“She would if she thought them important. Meg does not care about kissing at all. It is impossible to play pretend with her, unless it is pretending we are knights or rogues. Not that I have time to play pretend any longer.”

'Not that I have time to play pretend any longer.'

“Oh, that is a shame. We mean to have the girls come as soon as the ground is clear. Leofric doesn’t let them ride in the snow.”

“Well, I may make an exception for the girls,” Gwynn said reassuringly. “Though I must admit, it is beginning to wear on me, playing pretend with little girls. Maud and Gunnhild at Thorhold, and Alix and Adèle at Acanweald, and now Raegan and Lissa here. And I don’t know where my father will be sending me next.” Gwynn rolled her eyes and sighed dramatically.

Gwynn rolled her eyes and sighed dramatically.


“I simply hope he doesn’t plan to keep me away from home for nine whole months until Flann’s baby is born,” she sighed again.

“What do you mean?” Leila asked weakly.

“Don’t think I don’t know what this is about. My father doesn’t want me home because he doesn’t want me to find out about what happened to Girl-​​Flann.”

'My father doesn't want me home because he doesn't want me to find out.'


“Perhaps I should simply tell him I know. But I hate to trouble him, poor man. He always cries when he thinks that I know things he wishes I didn’t have to know.”

“It’s only because he loves you, dear.”

“I know. And it is only because I love him that I don’t tell him I know all about everything.”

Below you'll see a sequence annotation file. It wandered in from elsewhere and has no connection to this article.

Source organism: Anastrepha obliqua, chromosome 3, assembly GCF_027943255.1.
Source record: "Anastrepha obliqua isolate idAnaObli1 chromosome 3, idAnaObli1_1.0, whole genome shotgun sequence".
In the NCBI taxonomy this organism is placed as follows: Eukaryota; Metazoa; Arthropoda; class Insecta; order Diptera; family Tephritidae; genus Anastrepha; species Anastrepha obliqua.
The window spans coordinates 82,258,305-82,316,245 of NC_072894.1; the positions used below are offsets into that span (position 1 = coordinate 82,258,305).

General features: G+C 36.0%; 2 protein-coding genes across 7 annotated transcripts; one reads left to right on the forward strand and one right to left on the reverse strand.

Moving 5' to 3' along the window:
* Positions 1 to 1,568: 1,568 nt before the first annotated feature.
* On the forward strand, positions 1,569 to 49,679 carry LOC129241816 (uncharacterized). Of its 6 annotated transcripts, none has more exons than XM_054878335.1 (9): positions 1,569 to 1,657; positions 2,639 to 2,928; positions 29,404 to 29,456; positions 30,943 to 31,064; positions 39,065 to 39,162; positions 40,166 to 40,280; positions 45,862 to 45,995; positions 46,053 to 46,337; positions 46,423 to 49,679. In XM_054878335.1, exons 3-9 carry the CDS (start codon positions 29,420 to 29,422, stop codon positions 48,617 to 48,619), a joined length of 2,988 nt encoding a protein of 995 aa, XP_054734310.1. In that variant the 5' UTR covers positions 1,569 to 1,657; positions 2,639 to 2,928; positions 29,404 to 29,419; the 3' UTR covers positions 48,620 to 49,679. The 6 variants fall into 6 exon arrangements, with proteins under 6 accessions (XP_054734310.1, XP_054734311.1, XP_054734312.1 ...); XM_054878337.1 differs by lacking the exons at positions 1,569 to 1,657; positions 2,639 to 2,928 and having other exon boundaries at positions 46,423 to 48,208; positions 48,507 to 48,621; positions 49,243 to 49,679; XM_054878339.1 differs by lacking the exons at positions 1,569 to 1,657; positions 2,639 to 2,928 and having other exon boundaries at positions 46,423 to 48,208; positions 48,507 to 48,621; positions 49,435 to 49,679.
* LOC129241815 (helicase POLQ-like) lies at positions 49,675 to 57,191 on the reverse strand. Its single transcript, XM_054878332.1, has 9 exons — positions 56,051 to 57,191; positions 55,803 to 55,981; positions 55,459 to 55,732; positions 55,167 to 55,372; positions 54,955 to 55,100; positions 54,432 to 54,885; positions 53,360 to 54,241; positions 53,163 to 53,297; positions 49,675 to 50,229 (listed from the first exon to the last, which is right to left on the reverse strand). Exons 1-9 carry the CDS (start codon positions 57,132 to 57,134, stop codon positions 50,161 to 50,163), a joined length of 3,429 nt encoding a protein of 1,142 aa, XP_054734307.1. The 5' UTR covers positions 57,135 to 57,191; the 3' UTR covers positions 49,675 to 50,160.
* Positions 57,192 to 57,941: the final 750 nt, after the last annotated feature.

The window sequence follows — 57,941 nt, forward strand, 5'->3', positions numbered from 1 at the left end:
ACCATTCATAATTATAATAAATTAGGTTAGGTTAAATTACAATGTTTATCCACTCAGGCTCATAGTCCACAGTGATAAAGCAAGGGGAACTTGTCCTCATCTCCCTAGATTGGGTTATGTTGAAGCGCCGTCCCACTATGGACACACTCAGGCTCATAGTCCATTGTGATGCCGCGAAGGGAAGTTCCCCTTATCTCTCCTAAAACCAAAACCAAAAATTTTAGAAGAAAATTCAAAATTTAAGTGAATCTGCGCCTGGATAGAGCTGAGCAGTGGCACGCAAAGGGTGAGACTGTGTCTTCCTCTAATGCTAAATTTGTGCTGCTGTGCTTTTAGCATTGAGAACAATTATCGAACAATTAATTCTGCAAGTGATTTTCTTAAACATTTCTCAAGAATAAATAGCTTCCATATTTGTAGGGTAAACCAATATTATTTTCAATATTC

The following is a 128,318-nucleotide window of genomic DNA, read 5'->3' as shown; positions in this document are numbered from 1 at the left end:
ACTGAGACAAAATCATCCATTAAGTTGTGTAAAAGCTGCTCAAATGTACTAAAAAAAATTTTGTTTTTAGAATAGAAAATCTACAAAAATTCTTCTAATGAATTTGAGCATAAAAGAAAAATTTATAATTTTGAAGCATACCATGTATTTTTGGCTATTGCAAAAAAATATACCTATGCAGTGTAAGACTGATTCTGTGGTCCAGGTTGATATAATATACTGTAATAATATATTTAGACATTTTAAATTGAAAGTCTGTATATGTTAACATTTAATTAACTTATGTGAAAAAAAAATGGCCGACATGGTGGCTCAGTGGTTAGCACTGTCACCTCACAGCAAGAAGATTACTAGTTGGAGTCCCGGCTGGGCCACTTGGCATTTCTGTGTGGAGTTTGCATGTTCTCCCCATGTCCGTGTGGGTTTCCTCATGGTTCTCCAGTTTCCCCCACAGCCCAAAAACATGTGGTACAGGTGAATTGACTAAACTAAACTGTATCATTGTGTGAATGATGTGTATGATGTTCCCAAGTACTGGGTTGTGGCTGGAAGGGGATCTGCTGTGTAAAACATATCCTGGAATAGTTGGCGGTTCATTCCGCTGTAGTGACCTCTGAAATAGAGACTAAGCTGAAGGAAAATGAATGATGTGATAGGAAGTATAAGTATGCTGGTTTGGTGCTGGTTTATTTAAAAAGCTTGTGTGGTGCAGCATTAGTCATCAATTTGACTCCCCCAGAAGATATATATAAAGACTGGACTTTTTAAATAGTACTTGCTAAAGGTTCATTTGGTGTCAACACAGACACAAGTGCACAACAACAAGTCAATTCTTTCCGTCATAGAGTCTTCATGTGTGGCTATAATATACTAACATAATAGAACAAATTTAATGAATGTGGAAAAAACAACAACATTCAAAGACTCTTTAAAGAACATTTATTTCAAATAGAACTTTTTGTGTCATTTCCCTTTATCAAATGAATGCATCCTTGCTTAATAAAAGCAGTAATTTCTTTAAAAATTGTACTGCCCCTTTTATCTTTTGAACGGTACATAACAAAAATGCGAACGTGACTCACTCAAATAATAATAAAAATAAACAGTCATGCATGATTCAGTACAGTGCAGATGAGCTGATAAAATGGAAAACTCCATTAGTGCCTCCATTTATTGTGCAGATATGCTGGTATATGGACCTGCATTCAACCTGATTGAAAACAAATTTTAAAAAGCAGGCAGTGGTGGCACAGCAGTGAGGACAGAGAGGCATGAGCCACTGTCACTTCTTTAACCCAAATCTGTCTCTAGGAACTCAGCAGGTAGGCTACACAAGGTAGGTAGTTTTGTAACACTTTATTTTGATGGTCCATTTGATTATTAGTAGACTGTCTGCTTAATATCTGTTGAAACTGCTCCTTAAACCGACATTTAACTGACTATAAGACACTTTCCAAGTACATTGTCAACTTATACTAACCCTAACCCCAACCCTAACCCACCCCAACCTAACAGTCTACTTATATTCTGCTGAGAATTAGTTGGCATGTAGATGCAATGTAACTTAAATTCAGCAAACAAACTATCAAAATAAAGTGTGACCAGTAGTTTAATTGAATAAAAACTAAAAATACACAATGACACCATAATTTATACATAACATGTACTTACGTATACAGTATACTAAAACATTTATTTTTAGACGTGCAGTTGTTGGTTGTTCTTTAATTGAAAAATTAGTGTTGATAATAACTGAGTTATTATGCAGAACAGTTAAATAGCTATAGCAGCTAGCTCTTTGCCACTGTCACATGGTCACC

'It is only because I love him that I don't tell him I know all about everything.'

Leila licked her lips delicately. Gwynn told herself she would practice the gesture later before her own mirror. “You mustn’t ever think you know everything about anything, Gwynn. It is a dangerous conceit.”

Almost everything then. Hetty told me most of it when I became a woman. Afterwards Lili told me all the rest.”

“The rest… of what?” Leila breathed.

“All the things my father doesn’t want me to know. You know. Hetty told me that I shall get married, and then…” Gwynn waved her hand as towards a distant vista of matrimony. “But Lili warned me about before.

Leila’s dark eyes were wide. “Before… what?”

'Before... what?'

“All the things the young men will try before I am married. All their tricks, and the things they will say to seduce a girl. And she would know. She married Egelric, and he told her all his tricks.”

Gwynn lifted her head and let it fall back against the headboard with a thump. It was a grim business, and Lili’s help had been somewhat inadvertent, but Gwynn had satisfied herself that she would never be fooled by Egelric’s blandishments. She might die an old maid – she might end up an old woman with dozens of cats as Catan had predicted – but she would not marry that nose. Nor anything else that went with it.

She would not marry that nose.

“So, Gwynn…” Leila rubbed her hands together nervously. “It is perhaps best that you not be entirely unaware of what young men can be, but I hope you will not be entirely cynical either, or you will find it difficult to trust a man who does love you. I know.”

Gwynn sat up. This sounded like the introduction to an interesting tale, but Leila went on.

“But more importantly, as I said, you must never be too confident of your ability to know when a man is being deceitful. Even Sir Egelric does not know all of the ‘tricks’, and I doubt that he has told all he knows to Lili. I believe Sir Egelric has done a few things he would not like to admit to his wife.”

'I believe Sir Egelric has done a few things he would not like to admit to his wife.'

Gwynn’s face crumpled. If Egelric still had a few tricks up his sleeve…

“The best thing is to trust your father, dear. He is a very wise man, and he loves you more than anyone, at least for now. If he thinks it wise to send you away now, you must believe that it is the best thing for you.”

I know. Anyway, even if I already know about Flann, Meggie doesn’t. She doesn’t know anything about such things yet, poor dear. But she’s still a little girl, and wouldn’t understand.”

'But she's still a little girl, and wouldn't understand.'